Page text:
It is remarkable how great of an impact a person's childhood has on their adulthood.
More than we realize, our expectations and reactions are shaped not on what is reasonable and right, but on how we grew up and how we have chosen, either consciously or subconsciously, to allow that growing up to form and inform our adulthood. Wow, that's a mouthful. Let me explain.
I grew up in a house on a pretty tight budget; for most of my life I lived in a single income home. My dad worked hard driving a semi while my mom worked hard taking of my three siblings and I. Because of this, I ate lots of leftovers, reused things most people throw away, and didn't take many trips or family vacations. That wasn't bad, it was just my normal. But now as an adult I have to chose what my new normal will be. I have to decide if I will continue to eat leftovers, reuse as much as possible, or go on vacations.
In thinking about this there are two ways I have found myself responding to these choices.
One way to respond is to reject the past. I can throw out all those behaviors and attitudes that I grew up with. My thinking is like this. I can leave all the lights on in the house all day if I want, and if I want to heat the whole neighborhood by leaving the doors open, well by golly I am an adult and I can!
A second way to respond is to reenforce the past. I can grab hold tightly to everything and work hard to push the past into the future. When I do this my behavior looks like this. I tell my kids to put away their clothes baskets every Saturday because when I was a kid I put my clothes basket away every Saturday (I doubt I did this exact thing, but you get the point)!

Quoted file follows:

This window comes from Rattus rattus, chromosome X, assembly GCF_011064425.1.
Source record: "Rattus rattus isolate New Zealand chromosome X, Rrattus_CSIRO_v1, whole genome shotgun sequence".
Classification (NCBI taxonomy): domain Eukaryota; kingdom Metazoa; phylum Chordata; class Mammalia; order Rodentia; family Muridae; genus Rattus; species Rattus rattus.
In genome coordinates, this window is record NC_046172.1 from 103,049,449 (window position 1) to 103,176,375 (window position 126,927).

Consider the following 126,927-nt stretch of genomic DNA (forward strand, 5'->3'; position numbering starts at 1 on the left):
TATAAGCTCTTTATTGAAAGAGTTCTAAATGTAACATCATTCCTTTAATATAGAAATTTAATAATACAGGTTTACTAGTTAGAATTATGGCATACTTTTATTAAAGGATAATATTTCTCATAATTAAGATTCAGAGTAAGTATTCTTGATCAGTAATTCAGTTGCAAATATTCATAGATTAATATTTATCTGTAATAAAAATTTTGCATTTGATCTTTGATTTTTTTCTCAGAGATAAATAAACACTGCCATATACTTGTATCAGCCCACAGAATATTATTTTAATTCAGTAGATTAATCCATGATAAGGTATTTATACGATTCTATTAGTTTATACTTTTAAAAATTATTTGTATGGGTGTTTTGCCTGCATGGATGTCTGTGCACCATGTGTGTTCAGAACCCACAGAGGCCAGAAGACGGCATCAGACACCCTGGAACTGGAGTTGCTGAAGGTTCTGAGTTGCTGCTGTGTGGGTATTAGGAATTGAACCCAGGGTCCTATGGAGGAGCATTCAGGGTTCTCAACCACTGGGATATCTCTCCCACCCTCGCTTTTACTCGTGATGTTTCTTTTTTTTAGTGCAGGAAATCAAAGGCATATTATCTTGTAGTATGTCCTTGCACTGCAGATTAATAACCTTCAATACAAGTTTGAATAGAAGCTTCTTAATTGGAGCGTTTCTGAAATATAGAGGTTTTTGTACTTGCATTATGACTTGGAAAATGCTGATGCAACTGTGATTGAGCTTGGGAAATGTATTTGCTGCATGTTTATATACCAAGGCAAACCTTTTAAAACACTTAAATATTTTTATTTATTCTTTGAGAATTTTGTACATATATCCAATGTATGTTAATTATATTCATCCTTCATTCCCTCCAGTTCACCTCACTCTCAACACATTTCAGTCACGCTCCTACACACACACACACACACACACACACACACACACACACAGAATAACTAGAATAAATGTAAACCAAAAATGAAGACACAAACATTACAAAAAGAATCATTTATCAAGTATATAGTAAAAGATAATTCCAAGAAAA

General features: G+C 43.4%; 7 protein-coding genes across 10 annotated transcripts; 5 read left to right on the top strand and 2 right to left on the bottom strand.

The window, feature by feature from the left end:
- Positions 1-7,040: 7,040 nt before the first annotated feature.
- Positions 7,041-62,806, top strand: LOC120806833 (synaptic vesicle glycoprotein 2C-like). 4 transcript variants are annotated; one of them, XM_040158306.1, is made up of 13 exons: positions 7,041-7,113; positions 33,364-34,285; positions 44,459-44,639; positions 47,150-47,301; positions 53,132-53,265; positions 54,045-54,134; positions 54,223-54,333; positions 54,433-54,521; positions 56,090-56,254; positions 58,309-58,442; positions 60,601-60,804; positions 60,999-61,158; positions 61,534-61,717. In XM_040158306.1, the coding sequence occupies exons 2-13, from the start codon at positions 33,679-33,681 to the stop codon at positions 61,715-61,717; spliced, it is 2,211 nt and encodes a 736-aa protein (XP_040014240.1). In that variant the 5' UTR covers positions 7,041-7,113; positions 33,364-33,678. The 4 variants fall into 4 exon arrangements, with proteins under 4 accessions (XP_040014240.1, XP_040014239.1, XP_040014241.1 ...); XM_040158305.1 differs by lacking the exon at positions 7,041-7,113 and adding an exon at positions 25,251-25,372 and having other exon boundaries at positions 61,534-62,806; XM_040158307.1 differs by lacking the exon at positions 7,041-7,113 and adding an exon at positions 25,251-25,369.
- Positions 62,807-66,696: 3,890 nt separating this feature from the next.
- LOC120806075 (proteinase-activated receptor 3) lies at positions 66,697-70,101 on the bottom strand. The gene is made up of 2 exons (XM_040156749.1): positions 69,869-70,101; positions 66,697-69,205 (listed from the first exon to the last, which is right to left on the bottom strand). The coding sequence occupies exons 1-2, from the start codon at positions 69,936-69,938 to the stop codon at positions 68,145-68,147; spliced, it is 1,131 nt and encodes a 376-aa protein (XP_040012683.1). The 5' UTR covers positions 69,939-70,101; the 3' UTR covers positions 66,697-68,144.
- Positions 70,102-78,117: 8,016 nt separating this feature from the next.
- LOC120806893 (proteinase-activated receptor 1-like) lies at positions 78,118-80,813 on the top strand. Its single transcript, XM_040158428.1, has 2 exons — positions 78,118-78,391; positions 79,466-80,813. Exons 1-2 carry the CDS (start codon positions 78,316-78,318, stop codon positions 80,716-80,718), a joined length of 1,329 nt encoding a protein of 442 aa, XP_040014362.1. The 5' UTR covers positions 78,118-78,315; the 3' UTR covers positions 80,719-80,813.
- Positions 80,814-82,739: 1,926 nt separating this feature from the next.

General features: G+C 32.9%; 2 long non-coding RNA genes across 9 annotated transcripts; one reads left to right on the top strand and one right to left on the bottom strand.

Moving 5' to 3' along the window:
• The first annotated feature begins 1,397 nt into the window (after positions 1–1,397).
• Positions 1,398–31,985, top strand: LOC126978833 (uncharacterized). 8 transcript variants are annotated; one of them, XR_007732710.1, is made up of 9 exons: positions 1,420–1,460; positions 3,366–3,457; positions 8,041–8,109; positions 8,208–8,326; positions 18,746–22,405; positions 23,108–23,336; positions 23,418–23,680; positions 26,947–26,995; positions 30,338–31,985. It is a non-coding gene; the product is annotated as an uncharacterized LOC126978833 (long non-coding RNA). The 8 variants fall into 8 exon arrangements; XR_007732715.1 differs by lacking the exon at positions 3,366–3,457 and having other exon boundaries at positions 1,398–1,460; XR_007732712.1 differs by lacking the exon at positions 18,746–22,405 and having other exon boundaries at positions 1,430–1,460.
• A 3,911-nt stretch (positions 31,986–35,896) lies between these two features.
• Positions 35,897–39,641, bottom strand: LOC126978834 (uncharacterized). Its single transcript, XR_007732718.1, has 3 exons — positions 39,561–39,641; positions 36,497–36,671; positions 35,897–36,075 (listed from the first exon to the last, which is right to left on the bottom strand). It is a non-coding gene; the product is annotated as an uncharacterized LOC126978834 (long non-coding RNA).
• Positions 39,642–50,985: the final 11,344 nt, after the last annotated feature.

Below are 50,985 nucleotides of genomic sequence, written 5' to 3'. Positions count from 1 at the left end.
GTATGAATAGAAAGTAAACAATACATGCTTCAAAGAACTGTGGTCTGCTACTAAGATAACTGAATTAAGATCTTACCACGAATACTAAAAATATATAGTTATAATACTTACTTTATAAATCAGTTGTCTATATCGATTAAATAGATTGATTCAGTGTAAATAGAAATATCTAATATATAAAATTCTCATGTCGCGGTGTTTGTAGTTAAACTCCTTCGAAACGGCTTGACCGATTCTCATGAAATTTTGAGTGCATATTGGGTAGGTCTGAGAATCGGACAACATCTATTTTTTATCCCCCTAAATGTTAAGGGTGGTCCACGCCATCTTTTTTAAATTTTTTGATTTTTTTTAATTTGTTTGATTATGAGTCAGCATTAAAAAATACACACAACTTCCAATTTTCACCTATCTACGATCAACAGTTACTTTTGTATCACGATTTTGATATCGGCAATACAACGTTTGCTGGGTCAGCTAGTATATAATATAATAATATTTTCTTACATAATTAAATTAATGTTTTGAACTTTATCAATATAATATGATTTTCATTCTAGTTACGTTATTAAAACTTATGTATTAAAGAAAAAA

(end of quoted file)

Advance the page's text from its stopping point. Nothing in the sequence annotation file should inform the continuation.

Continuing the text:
Rejecting and reenforcing the past creates all kinds of difficulty in a marriage.
Two people, from completely different backgrounds, and with completely different experiences and baggage and expectations, are now force to chose what to reject and reenforce, in the context of their relationship. This is really tough! My spouse my not like what I choose to reenforce. I may agree with what my spouse wants to reject. Neither spouse, at least at firsts, understands or empathizes with the reasons for the other person's behavior.
The first step to resolving this difficulty is to recognize that my behavior is probably not as "right" as I think it is. It takes humility to honestly assess attitudes and actions in determining if they are as appropriate and necessary as they initially seem to be. Many people die on the alter of rejection and reinforcement instead of doing the hard work of understanding another person and being selfless enough to set aside personal preferences for the sake of the relationship.